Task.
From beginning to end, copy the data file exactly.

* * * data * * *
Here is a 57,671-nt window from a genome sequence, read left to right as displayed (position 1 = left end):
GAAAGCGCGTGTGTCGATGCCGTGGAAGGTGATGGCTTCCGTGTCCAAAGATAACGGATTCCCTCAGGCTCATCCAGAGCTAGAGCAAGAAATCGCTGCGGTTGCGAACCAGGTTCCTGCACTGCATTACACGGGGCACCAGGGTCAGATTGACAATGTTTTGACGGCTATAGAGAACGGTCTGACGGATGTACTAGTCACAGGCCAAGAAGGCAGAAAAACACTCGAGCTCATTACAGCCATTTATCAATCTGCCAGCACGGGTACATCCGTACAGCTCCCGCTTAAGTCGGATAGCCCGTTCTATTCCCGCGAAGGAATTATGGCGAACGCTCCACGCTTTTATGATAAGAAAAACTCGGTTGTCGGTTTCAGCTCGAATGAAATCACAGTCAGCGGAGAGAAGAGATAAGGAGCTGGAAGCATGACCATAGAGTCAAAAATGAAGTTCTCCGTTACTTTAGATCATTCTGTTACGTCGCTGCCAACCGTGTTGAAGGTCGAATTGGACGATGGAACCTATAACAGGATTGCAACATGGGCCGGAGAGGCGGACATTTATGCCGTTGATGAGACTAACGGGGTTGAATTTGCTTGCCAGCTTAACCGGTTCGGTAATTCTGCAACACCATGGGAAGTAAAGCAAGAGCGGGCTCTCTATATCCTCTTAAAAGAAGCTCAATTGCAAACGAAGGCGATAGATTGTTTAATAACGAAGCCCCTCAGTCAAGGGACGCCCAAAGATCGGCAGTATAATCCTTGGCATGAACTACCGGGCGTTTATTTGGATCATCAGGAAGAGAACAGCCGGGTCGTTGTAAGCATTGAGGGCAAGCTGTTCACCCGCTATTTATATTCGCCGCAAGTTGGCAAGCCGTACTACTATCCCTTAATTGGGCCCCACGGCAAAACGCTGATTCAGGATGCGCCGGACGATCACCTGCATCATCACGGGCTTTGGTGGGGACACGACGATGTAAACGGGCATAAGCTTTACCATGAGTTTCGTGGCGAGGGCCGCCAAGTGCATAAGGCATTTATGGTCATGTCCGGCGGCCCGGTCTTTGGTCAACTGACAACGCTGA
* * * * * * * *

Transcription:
Here is a 57,671-nt window from a genome sequence, read left to right as displayed (position 1 = left end):
GAAAGCGCGTGTGTCGATGCCGTGGAAGGTGATGGCTTCCGTGTCCAAAGATAACGGATTCCCTCAGGCTCATCCAGAGCTAGAGCAAGAAATCGCTGCGGTTGCGAACCAGGTTCCTGCACTGCATTACACGGGGCACCAGGGTCAGATTGACAATGTTTTGACGGCTATAGAGAACGGTCTGACGGATGTACTAGTCACAGGCCAAGAAGGCAGAAAAACACTCGAGCTCATTACAGCCATTTATCAATCTGCCAGCACGGGTACATCCGTACAGCTCCCGCTTAAGTCGGATAGCCCGTTCTATTCCCGCGAAGGAATTATGGCGAACGCTCCACGCTTTTATGATAAGAAAAACTCGGTTGTCGGTTTCAGCTCGAATGAAATCACAGTCAGCGGAGAGAAGAGATAAGGAGCTGGAAGCATGACCATAGAGTCAAAAATGAAGTTCTCCGTTACTTTAGATCATTCTGTTACGTCGCTGCCAACCGTGTTGAAGGTCGAATTGGACGATGGAACCTATAACAGGATTGCAACATGGGCCGGAGAGGCGGACATTTATGCCGTTGATGAGACTAACGGGGTTGAATTTGCTTGCCAGCTTAACCGGTTCGGTAATTCTGCAACACCATGGGAAGTAAAGCAAGAGCGGGCTCTCTATATCCTCTTAAAAGAAGCTCAATTGCAAACGAAGGCGATAGATTGTTTAATAACGAAGCCCCTCAGTCAAGGGACGCCCAAAGATCGGCAGTATAATCCTTGGCATGAACTACCGGGCGTTTATTTGGATCATCAGGAAGAGAACAGCCGGGTCGTTGTAAGCATTGAGGGCAAGCTGTTCACCCGCTATTTATATTCGCCGCAAGTTGGCAAGCCGTACTACTATCCCTTAATTGGGCCCCACGGCAAAACGCTGATTCAGGATGCGCCGGACGATCACCTGCATCATCACGGGCTTTGGTGGGGACACGACGATGTAAACGGGCATAAGCTTTACCATGAGTTTCGTGGCGAGGGCCGCCAAGTGCATAAGGCATTTATGGTCATGTCCGGCGGCCCGGTCTTTGGTCAACTGACAACGCTGA